Maybe this will be the way it is from now on. British football, more than any other, is personality-driven, with the focus often on the manager. But despite the control exerted by some powerful personalities it is hard to see anyone having that dominant, domineering and fierce and sometimes nasty level of influence that Ferguson insisted upon.
It was always going to be seismic when he retired and, thankfully for him, he retired at the top. The pages of coverage, the hours of air-time and the interest generated by his autobiography showed that he was the man who shaped English football while having the sole focus of achieving success with one club.
England supporters have been primarily concerned with winning one Ashes series against Australia then losing the next. Neither was close but some of the sport has been worthy of the highest traditions of Test cricket.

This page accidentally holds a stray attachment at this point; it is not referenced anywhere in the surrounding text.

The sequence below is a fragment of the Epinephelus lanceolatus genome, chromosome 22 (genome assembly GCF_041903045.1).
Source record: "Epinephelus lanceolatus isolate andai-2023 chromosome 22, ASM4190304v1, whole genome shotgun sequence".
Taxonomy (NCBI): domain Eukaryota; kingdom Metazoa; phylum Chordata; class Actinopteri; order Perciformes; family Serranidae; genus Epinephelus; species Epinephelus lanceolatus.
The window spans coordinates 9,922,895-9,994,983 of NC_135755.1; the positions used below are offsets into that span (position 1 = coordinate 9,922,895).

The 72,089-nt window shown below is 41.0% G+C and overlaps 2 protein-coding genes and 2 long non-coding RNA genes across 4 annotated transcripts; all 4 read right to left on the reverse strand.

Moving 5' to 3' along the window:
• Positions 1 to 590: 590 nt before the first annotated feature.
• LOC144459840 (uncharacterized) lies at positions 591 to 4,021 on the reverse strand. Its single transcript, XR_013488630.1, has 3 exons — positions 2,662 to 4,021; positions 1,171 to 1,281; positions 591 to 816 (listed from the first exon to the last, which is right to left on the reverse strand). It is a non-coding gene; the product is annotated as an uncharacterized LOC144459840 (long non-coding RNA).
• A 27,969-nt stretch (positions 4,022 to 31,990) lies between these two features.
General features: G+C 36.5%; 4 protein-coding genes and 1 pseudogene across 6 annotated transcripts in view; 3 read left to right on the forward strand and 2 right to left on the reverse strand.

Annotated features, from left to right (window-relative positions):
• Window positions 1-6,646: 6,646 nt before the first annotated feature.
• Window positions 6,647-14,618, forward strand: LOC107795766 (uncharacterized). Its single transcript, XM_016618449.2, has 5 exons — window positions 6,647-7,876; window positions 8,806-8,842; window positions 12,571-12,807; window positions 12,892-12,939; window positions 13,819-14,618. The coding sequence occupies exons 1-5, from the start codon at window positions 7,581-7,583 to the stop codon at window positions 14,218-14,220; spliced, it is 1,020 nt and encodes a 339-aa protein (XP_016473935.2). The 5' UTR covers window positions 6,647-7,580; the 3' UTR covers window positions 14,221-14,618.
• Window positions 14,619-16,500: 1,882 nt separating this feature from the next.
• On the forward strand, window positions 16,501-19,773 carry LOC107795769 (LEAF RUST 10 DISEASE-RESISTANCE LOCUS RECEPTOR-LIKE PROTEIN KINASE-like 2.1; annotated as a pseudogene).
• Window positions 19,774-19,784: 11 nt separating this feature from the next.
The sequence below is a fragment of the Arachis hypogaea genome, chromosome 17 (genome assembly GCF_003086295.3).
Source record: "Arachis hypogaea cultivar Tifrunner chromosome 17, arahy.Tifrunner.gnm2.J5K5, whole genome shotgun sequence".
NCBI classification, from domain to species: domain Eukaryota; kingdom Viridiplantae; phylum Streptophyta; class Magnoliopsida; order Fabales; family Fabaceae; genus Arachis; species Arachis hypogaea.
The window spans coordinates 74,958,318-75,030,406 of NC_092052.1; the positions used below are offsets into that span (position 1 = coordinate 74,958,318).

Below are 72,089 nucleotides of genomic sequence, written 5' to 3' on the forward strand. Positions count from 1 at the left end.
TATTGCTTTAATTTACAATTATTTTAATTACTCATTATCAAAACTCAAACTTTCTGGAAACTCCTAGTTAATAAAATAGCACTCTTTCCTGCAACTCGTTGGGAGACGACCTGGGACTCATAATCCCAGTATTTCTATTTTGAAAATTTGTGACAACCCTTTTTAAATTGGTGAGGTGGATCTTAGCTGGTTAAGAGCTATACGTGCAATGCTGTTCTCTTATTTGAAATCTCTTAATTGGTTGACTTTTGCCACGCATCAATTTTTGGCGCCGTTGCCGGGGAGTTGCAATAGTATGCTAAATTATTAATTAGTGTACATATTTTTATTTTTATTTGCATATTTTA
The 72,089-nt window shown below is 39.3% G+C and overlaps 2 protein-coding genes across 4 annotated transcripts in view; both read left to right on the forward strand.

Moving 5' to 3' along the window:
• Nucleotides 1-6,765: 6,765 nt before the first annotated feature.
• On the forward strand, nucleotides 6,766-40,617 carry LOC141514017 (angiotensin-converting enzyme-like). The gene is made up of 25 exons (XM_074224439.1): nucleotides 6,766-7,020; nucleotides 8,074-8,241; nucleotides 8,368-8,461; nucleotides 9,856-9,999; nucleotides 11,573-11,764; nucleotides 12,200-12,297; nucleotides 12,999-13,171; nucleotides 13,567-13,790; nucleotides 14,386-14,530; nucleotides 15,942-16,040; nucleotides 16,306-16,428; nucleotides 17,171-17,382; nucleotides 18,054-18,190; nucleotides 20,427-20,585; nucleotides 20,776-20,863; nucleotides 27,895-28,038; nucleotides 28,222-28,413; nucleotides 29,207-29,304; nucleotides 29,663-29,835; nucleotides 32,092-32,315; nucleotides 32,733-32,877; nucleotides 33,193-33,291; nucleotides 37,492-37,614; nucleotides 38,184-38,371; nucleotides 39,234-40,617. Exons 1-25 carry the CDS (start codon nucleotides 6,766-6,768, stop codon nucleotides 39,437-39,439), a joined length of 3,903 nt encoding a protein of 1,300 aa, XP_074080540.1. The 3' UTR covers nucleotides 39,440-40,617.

Away from the Ashes, however, the rumours, reports, allegations and admissions of match-fixing and spot-fixing threaten to engulf the rest of the world stage. This year the former Bangladesh captain Mohammad Ashraful voluntarily confessed to having been involved in fixing since 2004, after nine players in Bangladesh’s 20-over league had been charged with corruption. Three former New Zealand internationals are now being investigated by the Anti Corruption and Security Unit.
Do not think that English county cricket is exempt. The ACSU are investigating more than one player involved in the Sussex v Kent 40-over match at Hove in 2011. If any game is being televised, as this was, it could be fixed.